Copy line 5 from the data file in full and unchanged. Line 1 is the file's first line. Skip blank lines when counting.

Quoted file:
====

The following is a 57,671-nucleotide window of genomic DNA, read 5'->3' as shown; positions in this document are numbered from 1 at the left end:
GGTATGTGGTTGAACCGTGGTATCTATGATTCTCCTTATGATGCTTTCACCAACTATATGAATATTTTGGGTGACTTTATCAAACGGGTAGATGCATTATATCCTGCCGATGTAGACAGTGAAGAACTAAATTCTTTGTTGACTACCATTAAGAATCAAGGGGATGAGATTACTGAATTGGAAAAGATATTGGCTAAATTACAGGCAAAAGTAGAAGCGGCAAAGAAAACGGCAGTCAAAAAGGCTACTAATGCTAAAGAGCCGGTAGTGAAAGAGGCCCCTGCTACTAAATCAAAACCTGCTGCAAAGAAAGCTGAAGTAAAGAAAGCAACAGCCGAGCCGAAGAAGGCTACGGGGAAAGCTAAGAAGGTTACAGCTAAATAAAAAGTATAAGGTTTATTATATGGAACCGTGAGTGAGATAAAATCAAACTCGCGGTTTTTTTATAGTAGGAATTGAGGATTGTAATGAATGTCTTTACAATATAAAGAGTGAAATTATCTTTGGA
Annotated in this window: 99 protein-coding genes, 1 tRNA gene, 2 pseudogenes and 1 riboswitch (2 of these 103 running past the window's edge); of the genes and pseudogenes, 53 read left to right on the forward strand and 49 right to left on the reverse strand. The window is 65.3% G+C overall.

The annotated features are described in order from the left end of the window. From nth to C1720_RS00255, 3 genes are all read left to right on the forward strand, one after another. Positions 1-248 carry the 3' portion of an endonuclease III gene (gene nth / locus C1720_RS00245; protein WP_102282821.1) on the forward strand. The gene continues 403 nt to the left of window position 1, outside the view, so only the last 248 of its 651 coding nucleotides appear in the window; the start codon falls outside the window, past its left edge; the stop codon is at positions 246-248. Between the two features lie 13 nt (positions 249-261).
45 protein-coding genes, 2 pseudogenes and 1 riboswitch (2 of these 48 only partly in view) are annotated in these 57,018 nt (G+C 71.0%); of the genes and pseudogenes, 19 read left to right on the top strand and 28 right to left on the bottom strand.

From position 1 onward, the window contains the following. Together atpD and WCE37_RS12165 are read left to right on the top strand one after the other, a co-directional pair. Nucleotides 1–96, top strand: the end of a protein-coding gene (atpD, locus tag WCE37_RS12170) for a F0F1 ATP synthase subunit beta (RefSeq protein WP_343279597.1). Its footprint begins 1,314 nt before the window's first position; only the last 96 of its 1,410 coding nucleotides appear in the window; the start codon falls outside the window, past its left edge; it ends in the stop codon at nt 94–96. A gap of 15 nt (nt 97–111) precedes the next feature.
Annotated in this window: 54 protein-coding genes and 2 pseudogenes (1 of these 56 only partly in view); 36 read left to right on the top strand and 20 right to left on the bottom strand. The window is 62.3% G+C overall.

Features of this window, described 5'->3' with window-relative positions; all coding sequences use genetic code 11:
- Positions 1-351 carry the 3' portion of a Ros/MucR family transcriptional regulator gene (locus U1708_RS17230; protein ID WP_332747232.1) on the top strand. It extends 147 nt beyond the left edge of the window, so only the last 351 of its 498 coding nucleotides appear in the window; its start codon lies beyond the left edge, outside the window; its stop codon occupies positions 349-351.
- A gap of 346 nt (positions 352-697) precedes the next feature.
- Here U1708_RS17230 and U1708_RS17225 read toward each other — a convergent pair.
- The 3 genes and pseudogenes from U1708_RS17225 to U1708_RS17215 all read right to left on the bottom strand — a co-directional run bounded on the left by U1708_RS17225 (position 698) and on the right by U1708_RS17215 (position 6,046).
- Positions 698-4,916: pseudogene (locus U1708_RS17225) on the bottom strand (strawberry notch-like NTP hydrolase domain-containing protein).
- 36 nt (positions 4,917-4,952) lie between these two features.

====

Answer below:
45 protein-coding genes, 2 pseudogenes and 1 riboswitch (2 of these 48 only partly in view) are annotated in these 57,018 nt (G+C 71.0%); of the genes and pseudogenes, 19 read left to right on the top strand and 28 right to left on the bottom strand.